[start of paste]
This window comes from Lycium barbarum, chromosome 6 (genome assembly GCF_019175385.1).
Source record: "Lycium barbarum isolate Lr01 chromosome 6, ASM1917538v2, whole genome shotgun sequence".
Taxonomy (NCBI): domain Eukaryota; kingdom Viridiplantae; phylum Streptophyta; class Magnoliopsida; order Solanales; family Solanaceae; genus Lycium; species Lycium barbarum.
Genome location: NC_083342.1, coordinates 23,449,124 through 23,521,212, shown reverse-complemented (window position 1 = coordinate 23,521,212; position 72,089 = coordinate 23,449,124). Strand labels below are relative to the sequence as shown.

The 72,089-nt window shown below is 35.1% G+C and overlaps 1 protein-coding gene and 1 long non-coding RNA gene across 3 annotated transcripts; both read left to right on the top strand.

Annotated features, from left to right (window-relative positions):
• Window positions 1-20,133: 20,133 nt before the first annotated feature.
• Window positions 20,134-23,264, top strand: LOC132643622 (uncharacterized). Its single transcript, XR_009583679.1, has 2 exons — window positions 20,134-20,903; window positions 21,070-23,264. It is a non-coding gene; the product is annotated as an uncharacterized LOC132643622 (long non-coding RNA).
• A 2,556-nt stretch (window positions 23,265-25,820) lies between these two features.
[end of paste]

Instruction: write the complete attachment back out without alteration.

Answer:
This window comes from Lycium barbarum, chromosome 6 (genome assembly GCF_019175385.1).
Source record: "Lycium barbarum isolate Lr01 chromosome 6, ASM1917538v2, whole genome shotgun sequence".
Taxonomy (NCBI): domain Eukaryota; kingdom Viridiplantae; phylum Streptophyta; class Magnoliopsida; order Solanales; family Solanaceae; genus Lycium; species Lycium barbarum.
Genome location: NC_083342.1, coordinates 23,449,124 through 23,521,212, shown reverse-complemented (window position 1 = coordinate 23,521,212; position 72,089 = coordinate 23,449,124). Strand labels below are relative to the sequence as shown.

The 72,089-nt window shown below is 35.1% G+C and overlaps 1 protein-coding gene and 1 long non-coding RNA gene across 3 annotated transcripts; both read left to right on the top strand.

Annotated features, from left to right (window-relative positions):
• Window positions 1-20,133: 20,133 nt before the first annotated feature.
• Window positions 20,134-23,264, top strand: LOC132643622 (uncharacterized). Its single transcript, XR_009583679.1, has 2 exons — window positions 20,134-20,903; window positions 21,070-23,264. It is a non-coding gene; the product is annotated as an uncharacterized LOC132643622 (long non-coding RNA).
• A 2,556-nt stretch (window positions 23,265-25,820) lies between these two features.